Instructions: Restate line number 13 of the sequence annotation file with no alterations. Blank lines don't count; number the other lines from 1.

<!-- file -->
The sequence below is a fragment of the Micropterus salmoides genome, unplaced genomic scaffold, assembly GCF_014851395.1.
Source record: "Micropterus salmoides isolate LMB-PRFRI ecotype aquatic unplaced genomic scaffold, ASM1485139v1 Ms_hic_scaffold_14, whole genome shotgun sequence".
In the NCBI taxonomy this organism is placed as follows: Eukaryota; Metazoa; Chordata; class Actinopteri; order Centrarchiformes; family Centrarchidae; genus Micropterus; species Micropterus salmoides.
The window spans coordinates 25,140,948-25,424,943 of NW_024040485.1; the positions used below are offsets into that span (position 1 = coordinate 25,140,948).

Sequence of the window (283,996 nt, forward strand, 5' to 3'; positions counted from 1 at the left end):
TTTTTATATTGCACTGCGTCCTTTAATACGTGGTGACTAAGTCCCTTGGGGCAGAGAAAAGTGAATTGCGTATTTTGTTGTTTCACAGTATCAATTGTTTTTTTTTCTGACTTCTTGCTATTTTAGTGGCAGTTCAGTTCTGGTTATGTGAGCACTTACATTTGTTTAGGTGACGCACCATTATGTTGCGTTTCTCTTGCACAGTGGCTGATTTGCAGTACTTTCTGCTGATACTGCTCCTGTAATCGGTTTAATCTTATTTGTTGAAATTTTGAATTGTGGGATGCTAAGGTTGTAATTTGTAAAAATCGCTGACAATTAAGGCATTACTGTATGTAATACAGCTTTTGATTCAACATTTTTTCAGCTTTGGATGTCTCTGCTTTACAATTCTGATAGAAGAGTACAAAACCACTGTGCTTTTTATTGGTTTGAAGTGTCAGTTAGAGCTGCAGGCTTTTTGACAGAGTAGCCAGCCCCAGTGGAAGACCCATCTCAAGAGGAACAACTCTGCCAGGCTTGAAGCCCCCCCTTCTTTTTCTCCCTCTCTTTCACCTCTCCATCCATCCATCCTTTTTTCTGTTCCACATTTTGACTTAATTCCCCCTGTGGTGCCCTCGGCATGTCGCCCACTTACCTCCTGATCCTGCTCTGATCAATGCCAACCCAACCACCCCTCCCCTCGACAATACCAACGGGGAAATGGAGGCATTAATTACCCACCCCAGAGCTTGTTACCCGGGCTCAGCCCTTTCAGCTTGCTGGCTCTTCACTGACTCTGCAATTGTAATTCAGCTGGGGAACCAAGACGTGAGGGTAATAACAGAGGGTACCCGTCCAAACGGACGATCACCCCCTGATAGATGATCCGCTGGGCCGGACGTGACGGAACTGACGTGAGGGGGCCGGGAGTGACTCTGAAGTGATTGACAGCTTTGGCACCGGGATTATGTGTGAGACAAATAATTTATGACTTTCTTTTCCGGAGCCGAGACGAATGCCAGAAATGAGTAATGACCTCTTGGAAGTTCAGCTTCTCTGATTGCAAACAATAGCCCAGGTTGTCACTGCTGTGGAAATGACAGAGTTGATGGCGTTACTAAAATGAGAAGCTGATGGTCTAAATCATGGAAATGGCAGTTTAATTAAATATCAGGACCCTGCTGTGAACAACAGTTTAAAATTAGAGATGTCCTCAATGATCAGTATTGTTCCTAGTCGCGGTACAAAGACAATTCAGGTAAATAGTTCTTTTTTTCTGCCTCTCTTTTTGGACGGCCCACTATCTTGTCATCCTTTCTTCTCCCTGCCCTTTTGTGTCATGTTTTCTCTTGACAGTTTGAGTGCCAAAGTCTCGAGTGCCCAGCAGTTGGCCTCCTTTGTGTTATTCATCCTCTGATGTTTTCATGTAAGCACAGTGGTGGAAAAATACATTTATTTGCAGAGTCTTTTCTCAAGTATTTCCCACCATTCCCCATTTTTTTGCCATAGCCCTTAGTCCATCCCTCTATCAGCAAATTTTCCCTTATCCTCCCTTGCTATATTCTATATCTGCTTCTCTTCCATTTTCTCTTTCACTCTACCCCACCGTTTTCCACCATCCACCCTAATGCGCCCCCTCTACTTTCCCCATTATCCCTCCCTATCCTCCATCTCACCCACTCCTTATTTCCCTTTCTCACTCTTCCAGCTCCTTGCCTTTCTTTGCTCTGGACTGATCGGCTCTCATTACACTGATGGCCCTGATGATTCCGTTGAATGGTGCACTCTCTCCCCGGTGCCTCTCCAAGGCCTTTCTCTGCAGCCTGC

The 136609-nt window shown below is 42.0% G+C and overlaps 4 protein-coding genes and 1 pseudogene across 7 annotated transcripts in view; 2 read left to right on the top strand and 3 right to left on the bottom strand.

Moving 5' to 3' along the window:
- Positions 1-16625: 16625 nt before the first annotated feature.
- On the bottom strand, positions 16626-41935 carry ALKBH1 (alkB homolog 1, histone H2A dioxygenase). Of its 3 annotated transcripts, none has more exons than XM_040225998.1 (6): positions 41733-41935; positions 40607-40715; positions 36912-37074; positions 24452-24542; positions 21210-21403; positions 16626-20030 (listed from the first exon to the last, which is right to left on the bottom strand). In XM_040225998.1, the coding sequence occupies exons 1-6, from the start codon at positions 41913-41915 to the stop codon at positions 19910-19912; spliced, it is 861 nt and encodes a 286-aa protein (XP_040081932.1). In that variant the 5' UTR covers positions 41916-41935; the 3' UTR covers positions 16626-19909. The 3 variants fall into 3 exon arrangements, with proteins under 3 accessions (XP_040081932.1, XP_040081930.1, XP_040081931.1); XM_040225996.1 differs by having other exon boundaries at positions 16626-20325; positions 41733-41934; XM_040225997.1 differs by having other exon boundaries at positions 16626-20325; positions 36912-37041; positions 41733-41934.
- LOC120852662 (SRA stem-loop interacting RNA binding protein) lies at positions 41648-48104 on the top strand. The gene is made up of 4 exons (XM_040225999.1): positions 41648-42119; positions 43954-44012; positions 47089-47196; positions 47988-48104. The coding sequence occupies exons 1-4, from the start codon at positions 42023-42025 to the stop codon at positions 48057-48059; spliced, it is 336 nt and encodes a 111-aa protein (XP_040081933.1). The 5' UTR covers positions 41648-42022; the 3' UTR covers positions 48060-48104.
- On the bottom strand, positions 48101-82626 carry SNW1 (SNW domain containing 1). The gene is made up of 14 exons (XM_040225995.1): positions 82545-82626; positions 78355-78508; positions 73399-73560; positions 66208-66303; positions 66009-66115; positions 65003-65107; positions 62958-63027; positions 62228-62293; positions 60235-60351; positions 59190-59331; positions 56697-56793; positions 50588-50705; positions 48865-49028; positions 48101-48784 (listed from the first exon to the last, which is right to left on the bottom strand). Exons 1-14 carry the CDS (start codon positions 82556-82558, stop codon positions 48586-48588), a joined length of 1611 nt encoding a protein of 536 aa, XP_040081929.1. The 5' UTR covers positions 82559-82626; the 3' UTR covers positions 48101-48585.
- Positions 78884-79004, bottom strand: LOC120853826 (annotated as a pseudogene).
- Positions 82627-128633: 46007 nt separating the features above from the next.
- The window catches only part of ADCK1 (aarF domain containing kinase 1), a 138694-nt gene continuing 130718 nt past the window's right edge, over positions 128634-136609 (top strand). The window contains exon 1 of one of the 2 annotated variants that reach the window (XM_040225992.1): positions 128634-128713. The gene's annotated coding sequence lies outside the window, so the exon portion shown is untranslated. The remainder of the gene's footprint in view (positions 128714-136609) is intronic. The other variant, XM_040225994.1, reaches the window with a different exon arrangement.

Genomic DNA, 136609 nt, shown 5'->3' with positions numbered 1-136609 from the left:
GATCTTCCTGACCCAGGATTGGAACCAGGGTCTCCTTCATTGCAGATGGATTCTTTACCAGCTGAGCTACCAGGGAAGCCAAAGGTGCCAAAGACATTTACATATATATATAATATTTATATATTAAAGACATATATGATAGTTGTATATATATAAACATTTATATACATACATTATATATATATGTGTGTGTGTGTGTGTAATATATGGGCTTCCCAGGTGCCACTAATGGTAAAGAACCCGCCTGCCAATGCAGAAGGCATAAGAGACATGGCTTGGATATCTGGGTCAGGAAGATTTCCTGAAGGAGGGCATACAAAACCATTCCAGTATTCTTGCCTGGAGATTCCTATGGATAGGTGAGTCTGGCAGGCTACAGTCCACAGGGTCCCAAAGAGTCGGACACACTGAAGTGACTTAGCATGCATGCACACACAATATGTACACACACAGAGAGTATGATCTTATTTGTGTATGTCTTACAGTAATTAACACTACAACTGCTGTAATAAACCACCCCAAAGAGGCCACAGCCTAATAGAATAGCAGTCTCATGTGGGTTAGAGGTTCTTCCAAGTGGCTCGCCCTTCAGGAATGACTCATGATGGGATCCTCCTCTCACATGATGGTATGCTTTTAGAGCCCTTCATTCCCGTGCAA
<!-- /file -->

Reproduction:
- Positions 78884-79004, bottom strand: LOC120853826 (annotated as a pseudogene).